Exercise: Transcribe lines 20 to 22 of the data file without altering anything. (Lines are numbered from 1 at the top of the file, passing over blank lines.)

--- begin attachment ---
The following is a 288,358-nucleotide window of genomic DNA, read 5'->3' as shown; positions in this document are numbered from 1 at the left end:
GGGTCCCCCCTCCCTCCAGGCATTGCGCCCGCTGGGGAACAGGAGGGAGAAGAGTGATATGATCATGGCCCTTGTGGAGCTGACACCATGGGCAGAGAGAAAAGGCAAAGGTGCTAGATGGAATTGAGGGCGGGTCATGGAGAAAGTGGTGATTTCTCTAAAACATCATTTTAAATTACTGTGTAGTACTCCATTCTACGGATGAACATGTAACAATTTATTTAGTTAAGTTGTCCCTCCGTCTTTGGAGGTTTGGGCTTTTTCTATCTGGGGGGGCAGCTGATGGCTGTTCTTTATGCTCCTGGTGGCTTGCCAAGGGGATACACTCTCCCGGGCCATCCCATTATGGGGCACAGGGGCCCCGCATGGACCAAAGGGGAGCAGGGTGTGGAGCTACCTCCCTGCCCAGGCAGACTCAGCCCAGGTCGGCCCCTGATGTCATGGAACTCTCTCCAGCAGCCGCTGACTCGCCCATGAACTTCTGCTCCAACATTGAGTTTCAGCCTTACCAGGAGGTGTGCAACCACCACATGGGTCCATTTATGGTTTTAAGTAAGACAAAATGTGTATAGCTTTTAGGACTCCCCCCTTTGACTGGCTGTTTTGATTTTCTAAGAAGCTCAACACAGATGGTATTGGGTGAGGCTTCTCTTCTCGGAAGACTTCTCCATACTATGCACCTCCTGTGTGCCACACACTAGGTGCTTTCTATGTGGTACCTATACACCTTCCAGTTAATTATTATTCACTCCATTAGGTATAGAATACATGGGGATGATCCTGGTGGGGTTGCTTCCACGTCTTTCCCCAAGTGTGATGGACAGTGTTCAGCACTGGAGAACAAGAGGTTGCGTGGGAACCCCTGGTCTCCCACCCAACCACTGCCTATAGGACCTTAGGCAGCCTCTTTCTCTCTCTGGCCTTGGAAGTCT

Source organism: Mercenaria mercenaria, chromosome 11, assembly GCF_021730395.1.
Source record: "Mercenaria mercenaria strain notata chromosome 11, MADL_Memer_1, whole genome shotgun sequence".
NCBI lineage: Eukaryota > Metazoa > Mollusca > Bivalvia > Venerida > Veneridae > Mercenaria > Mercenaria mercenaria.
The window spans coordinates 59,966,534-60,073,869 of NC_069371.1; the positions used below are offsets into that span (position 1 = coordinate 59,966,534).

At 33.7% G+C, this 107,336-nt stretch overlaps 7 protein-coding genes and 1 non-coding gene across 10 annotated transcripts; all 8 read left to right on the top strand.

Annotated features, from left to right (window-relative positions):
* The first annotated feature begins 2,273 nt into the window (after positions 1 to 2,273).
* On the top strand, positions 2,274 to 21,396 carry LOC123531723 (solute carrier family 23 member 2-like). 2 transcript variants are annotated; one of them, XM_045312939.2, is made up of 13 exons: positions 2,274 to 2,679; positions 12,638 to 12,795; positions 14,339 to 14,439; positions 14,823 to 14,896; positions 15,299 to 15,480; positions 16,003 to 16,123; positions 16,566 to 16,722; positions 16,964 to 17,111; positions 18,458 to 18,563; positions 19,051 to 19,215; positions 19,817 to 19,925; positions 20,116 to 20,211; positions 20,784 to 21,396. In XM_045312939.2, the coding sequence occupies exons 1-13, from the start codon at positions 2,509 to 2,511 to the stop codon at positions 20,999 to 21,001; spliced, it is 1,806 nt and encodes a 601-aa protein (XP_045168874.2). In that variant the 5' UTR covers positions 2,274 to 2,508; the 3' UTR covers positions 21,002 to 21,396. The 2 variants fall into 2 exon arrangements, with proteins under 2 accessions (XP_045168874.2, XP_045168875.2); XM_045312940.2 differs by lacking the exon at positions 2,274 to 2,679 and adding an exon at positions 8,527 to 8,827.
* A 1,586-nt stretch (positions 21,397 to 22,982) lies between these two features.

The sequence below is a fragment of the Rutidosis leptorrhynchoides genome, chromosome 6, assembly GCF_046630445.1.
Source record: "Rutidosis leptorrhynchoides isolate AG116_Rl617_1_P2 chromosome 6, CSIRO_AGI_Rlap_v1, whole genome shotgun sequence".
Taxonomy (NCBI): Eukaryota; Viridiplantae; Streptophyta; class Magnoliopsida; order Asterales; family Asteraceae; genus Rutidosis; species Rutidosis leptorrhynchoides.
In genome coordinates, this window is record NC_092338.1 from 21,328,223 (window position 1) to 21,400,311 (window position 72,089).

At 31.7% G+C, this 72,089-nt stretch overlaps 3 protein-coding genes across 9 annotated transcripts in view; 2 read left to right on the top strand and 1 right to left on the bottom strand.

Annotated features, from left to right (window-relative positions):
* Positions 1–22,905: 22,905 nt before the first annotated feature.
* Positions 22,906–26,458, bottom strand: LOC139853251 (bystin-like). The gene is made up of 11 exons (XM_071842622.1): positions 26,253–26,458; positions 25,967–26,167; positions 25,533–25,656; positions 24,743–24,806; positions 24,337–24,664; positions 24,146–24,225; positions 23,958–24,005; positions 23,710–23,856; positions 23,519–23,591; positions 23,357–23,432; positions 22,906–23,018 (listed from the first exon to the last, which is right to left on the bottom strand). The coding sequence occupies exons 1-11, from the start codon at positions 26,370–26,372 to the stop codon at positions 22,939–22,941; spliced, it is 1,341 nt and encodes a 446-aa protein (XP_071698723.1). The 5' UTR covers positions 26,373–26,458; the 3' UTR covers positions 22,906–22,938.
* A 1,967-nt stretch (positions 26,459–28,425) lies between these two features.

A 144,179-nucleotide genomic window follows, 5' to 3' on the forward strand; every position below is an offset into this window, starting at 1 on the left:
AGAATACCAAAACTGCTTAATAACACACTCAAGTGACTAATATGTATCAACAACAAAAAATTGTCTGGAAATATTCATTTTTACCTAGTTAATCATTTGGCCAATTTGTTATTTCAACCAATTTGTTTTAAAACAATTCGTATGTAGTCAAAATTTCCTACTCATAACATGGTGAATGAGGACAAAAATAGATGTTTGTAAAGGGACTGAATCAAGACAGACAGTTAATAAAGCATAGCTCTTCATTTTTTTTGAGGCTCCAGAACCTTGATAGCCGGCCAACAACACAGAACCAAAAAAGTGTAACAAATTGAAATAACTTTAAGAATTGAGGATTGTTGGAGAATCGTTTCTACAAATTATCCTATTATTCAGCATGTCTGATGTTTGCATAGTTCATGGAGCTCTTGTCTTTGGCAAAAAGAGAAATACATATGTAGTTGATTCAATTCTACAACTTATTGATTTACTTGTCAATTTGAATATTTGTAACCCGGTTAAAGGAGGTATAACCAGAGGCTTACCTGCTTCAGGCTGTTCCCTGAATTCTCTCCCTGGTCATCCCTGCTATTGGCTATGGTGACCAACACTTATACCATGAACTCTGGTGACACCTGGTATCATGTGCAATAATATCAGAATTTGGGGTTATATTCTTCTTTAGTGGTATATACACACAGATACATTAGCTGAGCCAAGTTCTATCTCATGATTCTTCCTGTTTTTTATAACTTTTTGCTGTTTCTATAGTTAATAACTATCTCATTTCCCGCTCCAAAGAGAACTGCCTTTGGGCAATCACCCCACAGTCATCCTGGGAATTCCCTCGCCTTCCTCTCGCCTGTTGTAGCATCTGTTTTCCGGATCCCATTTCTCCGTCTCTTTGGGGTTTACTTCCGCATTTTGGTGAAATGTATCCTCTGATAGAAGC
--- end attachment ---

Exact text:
* A 1,967-nt stretch (positions 26,459–28,425) lies between these two features.

A 144,179-nucleotide genomic window follows, 5' to 3' on the forward strand; every position below is an offset into this window, starting at 1 on the left:
AGAATACCAAAACTGCTTAATAACACACTCAAGTGACTAATATGTATCAACAACAAAAAATTGTCTGGAAATATTCATTTTTACCTAGTTAATCATTTGGCCAATTTGTTATTTCAACCAATTTGTTTTAAAACAATTCGTATGTAGTCAAAATTTCCTACTCATAACATGGTGAATGAGGACAAAAATAGATGTTTGTAAAGGGACTGAATCAAGACAGACAGTTAATAAAGCATAGCTCTTCATTTTTTTTGAGGCTCCAGAACCTTGATAGCCGGCCAACAACACAGAACCAAAAAAGTGTAACAAATTGAAATAACTTTAAGAATTGAGGATTGTTGGAGAATCGTTTCTACAAATTATCCTATTATTCAGCATGTCTGATGTTTGCATAGTTCATGGAGCTCTTGTCTTTGGCAAAAAGAGAAATACATATGTAGTTGATTCAATTCTACAACTTATTGATTTACTTGTCAATTTGAATATTTGTAACCCGGTTAAAGGAGGTATAACCAGAGGCTTACCTGCTTCAGGCTGTTCCCTGAATTCTCTCCCTGGTCATCCCTGCTATTGGCTATGGTGACCAACACTTATACCATGAACTCTGGTGACACCTGGTATCATGTGCAATAATATCAGAATTTGGGGTTATATTCTTCTTTAGTGGTATATACACACAGATACATTAGCTGAGCCAAGTTCTATCTCATGATTCTTCCTGTTTTTTATAACTTTTTGCTGTTTCTATAGTTAATAACTATCTCATTTCCCGCTCCAAAGAGAACTGCCTTTGGGCAATCACCCCACAGTCATCCTGGGAATTCCCTCGCCTTCCTCTCGCCTGTTGTAGCATCTGTTTTCCGGATCCCATTTCTCCGTCTCTTTGGGGTTTACTTCCGCATTTTGGTGAAATGTATCCTCTGATAGAAGC